Orting voters are making a crucial decision on the future of their emergency services.
Residents have received mail-in ballots to vote by Tuesday on a tax measure that would generate $825,000 each year through 2017.
Orting Valley Fire & Rescue, Fire District No. 18, wants the money for district maintenance and operations, according to the voters pamphlet and Pierce County Elections. The city could face increased response times and costly ambulance services if the funding request is rejected, Orting Fire Chief Zane Gibson said.
“We wouldn’t ask if we didn’t think we needed (the funds),” Gibson said. “We aren’t trying to do anything new. We are just trying to keep the lights on.”
No opposition statement was submitted for the voters pamphlet.
To pass, Proposition 1 needs 1,461 yes votes plus a 60 percent favorable margin.
If approved, the measure would authorize the district to collect $825,000 annually or about $3.3 million through 2017. The tax rate would be about 89 to 92 cents per $1,000 of assessed property value. So residents with property valued at $200,000 would pay $178 to $184 annually.
Gibson said Orting’s approach to the levy is unusual. As property values fluctuate, the rate will be adjusted over the four-year period to meet the annual $825,000 revenue amount set by the fire commissioners. The annual revenue goal is met by adjusting the tax rate as property values change each year.
The fire district’s funding has fallen 30 percent since 2009. Its current annual operating budget is about $2.7 million, Gibson said.
Revenue dropped because of a struggling national economy and declining district property values, according to the district’s website. Levy passage would restore operating funds to 2009 levels, Gibson said.
If voters reject the levy, the department likely will cut full-time staff, volunteer positions and ambulance services, Gibson said.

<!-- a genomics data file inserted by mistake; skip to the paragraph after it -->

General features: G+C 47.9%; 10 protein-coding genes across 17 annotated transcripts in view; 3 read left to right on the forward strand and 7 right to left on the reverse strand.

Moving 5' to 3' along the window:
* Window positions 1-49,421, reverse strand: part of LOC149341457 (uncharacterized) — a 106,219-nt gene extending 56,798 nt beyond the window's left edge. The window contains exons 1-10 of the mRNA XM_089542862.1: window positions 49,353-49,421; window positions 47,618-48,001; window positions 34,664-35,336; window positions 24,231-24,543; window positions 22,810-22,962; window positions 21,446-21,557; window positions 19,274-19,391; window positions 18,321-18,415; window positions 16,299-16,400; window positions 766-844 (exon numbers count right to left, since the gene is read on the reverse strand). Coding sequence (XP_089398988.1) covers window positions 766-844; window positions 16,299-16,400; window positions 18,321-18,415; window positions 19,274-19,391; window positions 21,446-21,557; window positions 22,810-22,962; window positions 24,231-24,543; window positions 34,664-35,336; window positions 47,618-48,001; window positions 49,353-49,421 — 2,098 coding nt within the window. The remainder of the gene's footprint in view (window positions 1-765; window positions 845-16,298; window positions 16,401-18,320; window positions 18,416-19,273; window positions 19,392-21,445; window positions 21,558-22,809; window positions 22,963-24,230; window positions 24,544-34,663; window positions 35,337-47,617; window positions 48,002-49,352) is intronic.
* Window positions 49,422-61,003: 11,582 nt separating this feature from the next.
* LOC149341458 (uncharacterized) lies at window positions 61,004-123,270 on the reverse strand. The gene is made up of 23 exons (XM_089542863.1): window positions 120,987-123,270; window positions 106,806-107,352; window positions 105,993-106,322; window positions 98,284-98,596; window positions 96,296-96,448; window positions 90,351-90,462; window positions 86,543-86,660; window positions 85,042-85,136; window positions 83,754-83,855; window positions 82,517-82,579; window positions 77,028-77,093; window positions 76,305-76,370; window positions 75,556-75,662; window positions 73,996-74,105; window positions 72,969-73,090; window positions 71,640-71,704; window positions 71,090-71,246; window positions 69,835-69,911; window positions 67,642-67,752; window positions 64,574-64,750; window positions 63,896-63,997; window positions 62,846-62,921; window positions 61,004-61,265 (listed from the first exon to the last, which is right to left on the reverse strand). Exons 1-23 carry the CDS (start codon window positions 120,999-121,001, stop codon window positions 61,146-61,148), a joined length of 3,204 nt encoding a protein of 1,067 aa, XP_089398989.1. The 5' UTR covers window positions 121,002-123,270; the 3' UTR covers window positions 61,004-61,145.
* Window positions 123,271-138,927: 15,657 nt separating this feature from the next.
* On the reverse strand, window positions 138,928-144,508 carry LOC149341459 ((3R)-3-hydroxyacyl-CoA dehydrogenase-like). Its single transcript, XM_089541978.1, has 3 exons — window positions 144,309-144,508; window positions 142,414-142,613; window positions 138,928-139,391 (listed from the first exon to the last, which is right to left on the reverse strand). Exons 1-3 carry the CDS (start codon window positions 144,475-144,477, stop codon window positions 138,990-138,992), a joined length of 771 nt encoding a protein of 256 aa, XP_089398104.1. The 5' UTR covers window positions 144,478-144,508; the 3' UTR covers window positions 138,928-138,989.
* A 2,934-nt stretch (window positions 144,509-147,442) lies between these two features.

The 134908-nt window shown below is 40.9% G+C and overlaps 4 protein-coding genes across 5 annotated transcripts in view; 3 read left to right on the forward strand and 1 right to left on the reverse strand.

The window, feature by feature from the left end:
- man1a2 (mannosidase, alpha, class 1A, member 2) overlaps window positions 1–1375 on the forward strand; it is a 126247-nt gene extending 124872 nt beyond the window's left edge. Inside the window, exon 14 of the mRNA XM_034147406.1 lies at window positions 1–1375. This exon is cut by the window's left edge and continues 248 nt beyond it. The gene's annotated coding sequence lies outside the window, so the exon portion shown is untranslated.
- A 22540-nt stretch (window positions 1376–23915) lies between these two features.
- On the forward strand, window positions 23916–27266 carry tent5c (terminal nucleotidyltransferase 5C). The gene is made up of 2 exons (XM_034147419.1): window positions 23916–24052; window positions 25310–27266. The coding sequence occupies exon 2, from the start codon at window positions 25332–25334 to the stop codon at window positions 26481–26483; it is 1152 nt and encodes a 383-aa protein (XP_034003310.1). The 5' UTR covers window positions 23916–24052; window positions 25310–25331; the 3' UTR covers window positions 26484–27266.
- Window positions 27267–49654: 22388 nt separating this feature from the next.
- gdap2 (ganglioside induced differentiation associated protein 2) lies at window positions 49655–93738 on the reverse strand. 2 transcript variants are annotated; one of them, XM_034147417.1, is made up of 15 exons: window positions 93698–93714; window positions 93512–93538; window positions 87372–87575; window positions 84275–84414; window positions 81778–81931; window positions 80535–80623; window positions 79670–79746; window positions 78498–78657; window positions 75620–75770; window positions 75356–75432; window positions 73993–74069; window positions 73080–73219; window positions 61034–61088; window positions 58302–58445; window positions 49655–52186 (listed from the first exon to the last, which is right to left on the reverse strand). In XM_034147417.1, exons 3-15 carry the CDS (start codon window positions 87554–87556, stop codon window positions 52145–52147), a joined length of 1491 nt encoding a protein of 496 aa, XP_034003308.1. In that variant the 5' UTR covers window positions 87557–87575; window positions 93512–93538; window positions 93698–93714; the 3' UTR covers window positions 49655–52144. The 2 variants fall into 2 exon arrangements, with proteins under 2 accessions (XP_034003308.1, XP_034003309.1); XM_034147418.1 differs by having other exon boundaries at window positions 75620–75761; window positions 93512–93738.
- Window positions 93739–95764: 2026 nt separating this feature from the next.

Currently, the district offers ambulance services at no cost to residents. The district bills insurance, but residents aren’t responsible for any co-pays or deductibles, Gibson said.
Failure of the levy would result in a switch to private ambulance services, which could increase response times and cost residents money, he said. Gibson said the closest ambulance services they could contract with are based in Federal Way or Tacoma, which would significantly increase response times.
At present, response times range from four to six minutes, Gibson said.
The district has maintained its response times despite the cuts made to its operations over the last few years, Gibson said.
Fire commissioners voted in December to bring the levy to a vote, in anticipation of an additional 2 percent reduction in funding next year.
Orting Valley Fire & Rescue covers about 31 square miles. Station 40 in downtown Orting is staffed 24 hours a day with at least one paramedic and three firefighters. Volunteers supplement that staff, which handles about 1,500 emergency calls annually, according to the fire district’s website.
Ballots must be postmarked or submitted by 8 p.m. Tuesday. Seven drop boxes are open for the election. Information on active drop boxes and voting centers is available at piercecountywa.org/elections.